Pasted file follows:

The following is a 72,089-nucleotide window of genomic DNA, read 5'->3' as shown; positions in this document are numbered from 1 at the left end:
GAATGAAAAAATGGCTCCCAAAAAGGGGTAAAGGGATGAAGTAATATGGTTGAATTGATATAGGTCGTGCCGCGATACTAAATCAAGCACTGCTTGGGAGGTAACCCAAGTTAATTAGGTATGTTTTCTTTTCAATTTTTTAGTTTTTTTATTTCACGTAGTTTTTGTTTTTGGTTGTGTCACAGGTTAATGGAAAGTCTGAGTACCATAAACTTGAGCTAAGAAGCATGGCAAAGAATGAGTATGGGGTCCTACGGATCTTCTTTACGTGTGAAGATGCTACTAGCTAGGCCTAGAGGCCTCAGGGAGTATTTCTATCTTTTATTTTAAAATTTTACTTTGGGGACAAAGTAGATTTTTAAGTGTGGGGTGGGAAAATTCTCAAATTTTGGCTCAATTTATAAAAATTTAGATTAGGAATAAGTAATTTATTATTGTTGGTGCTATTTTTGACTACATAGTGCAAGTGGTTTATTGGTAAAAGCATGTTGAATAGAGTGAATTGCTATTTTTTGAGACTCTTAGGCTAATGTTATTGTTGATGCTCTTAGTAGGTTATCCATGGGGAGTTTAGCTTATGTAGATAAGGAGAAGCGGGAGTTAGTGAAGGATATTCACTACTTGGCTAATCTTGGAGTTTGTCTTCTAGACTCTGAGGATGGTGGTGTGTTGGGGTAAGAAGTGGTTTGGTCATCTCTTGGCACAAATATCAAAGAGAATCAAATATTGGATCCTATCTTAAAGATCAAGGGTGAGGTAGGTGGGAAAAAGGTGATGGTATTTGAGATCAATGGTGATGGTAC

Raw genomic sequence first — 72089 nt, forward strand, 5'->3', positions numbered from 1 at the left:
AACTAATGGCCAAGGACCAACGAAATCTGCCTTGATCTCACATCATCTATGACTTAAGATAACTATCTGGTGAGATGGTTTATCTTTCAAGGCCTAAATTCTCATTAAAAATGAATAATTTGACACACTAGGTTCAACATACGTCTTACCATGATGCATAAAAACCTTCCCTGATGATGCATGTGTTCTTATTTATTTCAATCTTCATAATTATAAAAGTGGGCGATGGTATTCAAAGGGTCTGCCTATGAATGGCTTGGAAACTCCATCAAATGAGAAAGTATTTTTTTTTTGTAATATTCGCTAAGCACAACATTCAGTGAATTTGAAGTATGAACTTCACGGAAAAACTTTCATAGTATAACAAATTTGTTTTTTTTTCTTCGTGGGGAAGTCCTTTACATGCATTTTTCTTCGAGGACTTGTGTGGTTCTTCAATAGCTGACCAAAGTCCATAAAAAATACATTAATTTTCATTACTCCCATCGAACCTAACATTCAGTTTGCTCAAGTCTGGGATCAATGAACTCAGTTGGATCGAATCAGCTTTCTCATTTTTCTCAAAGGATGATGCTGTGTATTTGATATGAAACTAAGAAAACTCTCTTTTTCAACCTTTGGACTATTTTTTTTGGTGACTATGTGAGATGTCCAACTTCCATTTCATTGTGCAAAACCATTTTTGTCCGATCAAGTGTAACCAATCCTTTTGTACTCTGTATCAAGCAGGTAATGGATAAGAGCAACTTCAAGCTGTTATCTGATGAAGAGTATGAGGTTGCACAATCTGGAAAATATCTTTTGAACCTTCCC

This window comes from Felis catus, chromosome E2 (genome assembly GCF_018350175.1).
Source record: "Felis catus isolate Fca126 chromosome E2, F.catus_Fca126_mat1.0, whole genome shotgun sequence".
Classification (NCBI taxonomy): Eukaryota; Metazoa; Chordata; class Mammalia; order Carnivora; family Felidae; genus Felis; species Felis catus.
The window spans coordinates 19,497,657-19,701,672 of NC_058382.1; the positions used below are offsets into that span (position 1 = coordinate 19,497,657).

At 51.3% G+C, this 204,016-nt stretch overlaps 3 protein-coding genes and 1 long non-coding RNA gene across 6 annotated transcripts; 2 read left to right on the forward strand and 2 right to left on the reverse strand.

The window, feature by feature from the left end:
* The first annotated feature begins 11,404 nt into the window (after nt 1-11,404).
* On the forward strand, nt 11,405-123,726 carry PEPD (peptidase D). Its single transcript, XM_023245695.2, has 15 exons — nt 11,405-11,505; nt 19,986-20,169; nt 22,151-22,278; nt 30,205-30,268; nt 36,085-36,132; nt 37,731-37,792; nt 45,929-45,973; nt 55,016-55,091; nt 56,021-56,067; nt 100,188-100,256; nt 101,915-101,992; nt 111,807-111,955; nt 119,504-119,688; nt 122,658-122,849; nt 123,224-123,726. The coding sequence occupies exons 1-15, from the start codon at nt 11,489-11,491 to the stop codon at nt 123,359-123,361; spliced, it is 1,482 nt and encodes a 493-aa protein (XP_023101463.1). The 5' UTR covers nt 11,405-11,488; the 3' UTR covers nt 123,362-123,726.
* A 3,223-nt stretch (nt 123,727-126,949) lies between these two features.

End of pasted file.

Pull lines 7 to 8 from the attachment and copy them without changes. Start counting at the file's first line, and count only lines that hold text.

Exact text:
Classification (NCBI taxonomy): Eukaryota; Metazoa; Chordata; class Mammalia; order Carnivora; family Felidae; genus Felis; species Felis catus.
The window spans coordinates 19,497,657-19,701,672 of NC_058382.1; the positions used below are offsets into that span (position 1 = coordinate 19,497,657).